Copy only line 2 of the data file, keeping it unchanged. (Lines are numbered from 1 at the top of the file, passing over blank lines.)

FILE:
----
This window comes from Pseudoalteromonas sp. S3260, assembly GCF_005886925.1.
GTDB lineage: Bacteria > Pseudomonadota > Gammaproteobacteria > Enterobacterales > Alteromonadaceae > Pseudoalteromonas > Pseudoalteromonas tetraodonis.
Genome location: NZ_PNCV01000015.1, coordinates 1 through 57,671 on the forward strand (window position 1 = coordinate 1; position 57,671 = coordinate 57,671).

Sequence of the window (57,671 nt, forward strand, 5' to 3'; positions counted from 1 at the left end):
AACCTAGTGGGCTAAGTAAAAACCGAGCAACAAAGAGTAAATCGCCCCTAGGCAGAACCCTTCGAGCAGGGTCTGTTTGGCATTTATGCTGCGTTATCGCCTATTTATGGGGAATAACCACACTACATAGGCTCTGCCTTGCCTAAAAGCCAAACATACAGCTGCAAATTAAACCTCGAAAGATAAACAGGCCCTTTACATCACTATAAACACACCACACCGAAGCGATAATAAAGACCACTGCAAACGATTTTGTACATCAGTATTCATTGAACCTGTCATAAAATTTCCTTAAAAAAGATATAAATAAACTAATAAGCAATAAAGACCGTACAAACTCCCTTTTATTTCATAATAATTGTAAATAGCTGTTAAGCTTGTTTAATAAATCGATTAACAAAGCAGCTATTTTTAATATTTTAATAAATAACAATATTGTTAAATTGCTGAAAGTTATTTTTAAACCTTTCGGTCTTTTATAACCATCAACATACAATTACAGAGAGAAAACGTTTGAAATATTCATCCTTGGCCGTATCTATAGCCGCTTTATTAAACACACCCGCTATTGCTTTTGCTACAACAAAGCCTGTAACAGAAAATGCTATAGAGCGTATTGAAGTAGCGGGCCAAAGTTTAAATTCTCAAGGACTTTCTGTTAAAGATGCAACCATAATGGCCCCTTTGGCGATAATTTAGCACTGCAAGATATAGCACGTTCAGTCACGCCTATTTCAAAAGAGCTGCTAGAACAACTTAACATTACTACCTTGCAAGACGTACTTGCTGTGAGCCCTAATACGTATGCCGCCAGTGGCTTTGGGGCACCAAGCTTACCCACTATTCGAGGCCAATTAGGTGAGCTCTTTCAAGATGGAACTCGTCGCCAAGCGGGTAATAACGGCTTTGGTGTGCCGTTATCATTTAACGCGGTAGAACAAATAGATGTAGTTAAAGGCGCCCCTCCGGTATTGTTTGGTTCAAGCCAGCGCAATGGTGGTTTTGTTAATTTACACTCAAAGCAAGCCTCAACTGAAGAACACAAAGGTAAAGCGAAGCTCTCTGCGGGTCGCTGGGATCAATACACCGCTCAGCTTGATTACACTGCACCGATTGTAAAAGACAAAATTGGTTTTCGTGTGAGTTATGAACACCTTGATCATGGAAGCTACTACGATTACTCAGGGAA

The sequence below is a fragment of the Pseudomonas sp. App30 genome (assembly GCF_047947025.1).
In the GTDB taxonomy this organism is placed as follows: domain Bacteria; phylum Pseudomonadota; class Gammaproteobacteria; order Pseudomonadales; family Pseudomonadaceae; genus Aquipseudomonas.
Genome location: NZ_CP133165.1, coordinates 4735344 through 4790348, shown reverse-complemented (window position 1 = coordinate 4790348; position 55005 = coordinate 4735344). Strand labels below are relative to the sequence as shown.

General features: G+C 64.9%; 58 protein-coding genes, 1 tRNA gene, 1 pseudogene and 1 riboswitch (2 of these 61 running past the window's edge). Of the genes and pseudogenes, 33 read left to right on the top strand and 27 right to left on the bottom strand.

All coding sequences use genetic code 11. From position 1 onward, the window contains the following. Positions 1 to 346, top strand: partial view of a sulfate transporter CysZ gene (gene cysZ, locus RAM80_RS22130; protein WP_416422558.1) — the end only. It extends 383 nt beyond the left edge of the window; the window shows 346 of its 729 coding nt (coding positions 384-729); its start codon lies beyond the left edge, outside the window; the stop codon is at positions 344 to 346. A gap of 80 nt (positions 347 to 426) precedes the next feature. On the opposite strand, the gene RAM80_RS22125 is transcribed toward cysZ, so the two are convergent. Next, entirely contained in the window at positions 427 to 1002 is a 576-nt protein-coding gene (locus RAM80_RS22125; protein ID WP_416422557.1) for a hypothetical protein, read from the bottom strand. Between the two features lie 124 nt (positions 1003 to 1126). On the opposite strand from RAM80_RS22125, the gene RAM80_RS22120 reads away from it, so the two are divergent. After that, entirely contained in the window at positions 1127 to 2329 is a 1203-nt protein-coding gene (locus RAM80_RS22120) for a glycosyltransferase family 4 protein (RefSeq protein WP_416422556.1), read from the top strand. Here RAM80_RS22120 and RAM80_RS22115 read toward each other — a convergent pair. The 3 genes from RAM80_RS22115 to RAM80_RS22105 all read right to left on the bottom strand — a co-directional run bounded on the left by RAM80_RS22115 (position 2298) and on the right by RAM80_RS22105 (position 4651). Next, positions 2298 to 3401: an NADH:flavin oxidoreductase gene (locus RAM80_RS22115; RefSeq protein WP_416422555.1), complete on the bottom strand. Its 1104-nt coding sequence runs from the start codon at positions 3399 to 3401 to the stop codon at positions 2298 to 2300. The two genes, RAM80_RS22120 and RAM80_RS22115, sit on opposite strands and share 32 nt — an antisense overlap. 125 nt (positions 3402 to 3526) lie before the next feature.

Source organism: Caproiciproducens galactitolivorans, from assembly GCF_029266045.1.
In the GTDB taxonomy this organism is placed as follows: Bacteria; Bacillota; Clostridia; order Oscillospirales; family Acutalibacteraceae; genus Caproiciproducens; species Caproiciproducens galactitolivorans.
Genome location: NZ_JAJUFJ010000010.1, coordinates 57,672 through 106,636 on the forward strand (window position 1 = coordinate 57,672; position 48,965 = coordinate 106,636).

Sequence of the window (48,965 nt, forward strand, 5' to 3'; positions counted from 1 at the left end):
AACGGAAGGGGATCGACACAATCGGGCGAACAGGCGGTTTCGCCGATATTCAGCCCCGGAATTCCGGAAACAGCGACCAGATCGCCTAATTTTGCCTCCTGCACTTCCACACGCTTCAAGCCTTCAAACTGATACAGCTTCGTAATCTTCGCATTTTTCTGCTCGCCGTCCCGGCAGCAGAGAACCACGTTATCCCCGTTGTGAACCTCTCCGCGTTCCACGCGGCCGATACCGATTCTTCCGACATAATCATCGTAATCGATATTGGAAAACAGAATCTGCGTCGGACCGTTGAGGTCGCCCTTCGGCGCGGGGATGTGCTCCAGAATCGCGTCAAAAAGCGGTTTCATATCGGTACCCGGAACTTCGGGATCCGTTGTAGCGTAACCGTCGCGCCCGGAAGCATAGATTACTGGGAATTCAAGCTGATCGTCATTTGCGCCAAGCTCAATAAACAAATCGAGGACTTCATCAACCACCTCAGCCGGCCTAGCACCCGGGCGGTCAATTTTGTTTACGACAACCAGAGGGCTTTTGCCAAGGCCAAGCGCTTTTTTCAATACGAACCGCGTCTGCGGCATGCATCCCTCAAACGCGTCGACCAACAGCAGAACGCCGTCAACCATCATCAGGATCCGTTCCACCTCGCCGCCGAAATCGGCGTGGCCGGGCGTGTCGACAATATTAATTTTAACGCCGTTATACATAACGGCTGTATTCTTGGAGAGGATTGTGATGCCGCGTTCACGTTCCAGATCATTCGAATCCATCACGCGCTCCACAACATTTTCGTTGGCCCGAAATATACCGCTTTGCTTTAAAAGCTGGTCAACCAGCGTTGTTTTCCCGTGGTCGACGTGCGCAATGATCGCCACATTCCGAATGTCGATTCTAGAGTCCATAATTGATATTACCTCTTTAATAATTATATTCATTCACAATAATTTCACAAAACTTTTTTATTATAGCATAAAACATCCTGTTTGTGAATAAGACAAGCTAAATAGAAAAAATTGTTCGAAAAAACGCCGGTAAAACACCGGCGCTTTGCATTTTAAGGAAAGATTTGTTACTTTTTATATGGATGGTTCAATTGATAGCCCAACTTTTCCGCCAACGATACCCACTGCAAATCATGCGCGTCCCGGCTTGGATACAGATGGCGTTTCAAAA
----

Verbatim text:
GTDB lineage: Bacteria > Pseudomonadota > Gammaproteobacteria > Enterobacterales > Alteromonadaceae > Pseudoalteromonas > Pseudoalteromonas tetraodonis.